Based on a conversation at a gathering years ago:
“My brother and I were taught to be polite and on our best behaviour, especially when we went out with our parents.”
Thus began the tale of two young children whose parents often took them to visit their good friends, Ted and Susan, who lived in a small house tucked back from the street with a wide entertainment area outside. Their parties were both legendary and long, so the children always arrived well prepared with books, crayons and paper to while away the time before their parents were ready to take them home.
The other thing that Ted and Susan were widely known for was their Beef Goulash.
On one such evening the children had been fed early, as they usually were before their parents went out to a party. As they were the only children there, once they had politely greeted everyone on arrival, they took their activity bags and settled down on the kitchen floor to play. The children had been there for some time, playing quietly whilst listening to the roar of conversation, scraping of chairs and the clinking of glasses outside. When Ted walked into the kitchen and saw them he exclaimed, “My goodness, would you like some Beef Goulash?”
The children looked up brightly. “Yes please” they replied in unison and tucked into the sloppy pile of juicy meat on their plates. Once complete, they had hardly placed their plates in the sink, just as their mother had taught them to do, when Susan came tottering in on her high heels. She swooped down on the two children, who had just settled back on the blanket spread out under the kitchen table.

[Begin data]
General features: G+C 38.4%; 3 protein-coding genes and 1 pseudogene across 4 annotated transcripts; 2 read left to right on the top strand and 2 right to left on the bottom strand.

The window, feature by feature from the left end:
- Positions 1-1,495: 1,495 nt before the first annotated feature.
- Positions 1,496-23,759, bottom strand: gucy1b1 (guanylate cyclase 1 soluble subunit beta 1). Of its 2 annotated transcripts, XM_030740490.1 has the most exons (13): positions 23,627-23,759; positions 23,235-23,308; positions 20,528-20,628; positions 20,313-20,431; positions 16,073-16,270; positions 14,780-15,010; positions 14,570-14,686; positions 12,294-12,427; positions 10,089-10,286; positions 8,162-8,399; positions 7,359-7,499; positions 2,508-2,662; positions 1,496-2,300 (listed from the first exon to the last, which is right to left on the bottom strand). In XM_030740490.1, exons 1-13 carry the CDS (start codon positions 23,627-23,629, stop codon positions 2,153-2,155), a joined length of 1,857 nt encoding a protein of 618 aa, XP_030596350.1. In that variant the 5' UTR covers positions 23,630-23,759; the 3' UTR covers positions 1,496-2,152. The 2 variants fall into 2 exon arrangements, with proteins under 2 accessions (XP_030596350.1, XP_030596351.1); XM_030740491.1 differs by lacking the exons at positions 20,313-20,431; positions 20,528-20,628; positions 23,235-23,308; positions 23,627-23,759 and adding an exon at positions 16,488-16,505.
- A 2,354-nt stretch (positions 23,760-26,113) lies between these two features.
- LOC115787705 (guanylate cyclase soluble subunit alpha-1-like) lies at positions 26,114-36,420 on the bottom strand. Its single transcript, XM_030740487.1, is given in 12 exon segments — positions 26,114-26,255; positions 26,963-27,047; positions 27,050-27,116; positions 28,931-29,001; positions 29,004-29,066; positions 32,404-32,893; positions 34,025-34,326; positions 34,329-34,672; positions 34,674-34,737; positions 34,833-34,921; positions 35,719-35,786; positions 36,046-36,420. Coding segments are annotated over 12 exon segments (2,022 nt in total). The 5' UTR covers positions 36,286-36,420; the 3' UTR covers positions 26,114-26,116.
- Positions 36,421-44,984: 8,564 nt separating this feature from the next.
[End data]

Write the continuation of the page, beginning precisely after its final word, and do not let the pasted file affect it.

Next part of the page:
“You poor neglected darlings!” She kissed them both firmly on the cheek, enveloping them with the mixed fumes of brandy and perfume. “You must be starving! Would you like some Beef Goulash?” Not waiting for a reply, she ladled the meat into two dessert bowls plucked from the draining board.
To their horror, Susan sat down heavily on a kitchen chair to watch them eat. They obligingly dug in with the soup spoons she had balanced on the top. “You’re eating so slowly … don’t you like my goulash?” She bent down towards them.
“It’s delicious,” one of them responded.
“So delicious that I want to really taste every mouthful,” the other chimed in.
Susan rose from the chair with some difficulty and clapped her hands before tottering off. “Everyone likes my Beef Goulash” she told them, leaning against the door frame. “Eat up, children. Don’t be shy for there is plenty more!”